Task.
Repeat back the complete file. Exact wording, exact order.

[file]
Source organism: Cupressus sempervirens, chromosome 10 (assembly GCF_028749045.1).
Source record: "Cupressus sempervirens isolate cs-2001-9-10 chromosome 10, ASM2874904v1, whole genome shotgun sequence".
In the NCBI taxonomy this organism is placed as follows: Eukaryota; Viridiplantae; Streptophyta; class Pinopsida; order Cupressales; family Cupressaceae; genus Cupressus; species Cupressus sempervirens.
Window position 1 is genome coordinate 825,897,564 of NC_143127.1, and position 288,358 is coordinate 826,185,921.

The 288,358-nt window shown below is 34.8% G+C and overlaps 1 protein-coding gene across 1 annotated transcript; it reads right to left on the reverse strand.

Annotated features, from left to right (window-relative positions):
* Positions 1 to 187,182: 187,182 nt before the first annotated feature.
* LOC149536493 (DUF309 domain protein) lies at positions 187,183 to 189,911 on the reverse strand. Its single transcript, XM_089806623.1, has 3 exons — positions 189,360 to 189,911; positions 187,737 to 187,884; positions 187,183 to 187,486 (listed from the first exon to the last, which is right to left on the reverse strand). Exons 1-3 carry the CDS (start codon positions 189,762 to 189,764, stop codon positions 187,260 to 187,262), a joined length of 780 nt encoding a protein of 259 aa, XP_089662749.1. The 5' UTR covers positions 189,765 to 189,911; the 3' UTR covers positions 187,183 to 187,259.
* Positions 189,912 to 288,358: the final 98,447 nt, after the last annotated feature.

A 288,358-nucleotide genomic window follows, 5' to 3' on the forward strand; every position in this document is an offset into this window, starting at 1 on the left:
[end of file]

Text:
Source organism: Cupressus sempervirens, chromosome 10 (assembly GCF_028749045.1).
Source record: "Cupressus sempervirens isolate cs-2001-9-10 chromosome 10, ASM2874904v1, whole genome shotgun sequence".
In the NCBI taxonomy this organism is placed as follows: Eukaryota; Viridiplantae; Streptophyta; class Pinopsida; order Cupressales; family Cupressaceae; genus Cupressus; species Cupressus sempervirens.
Window position 1 is genome coordinate 825,897,564 of NC_143127.1, and position 288,358 is coordinate 826,185,921.

The 288,358-nt window shown below is 34.8% G+C and overlaps 1 protein-coding gene across 1 annotated transcript; it reads right to left on the reverse strand.

Annotated features, from left to right (window-relative positions):
* Positions 1 to 187,182: 187,182 nt before the first annotated feature.
* LOC149536493 (DUF309 domain protein) lies at positions 187,183 to 189,911 on the reverse strand. Its single transcript, XM_089806623.1, has 3 exons — positions 189,360 to 189,911; positions 187,737 to 187,884; positions 187,183 to 187,486 (listed from the first exon to the last, which is right to left on the reverse strand). Exons 1-3 carry the CDS (start codon positions 189,762 to 189,764, stop codon positions 187,260 to 187,262), a joined length of 780 nt encoding a protein of 259 aa, XP_089662749.1. The 5' UTR covers positions 189,765 to 189,911; the 3' UTR covers positions 187,183 to 187,259.
* Positions 189,912 to 288,358: the final 98,447 nt, after the last annotated feature.

A 288,358-nucleotide genomic window follows, 5' to 3' on the forward strand; every position in this document is an offset into this window, starting at 1 on the left: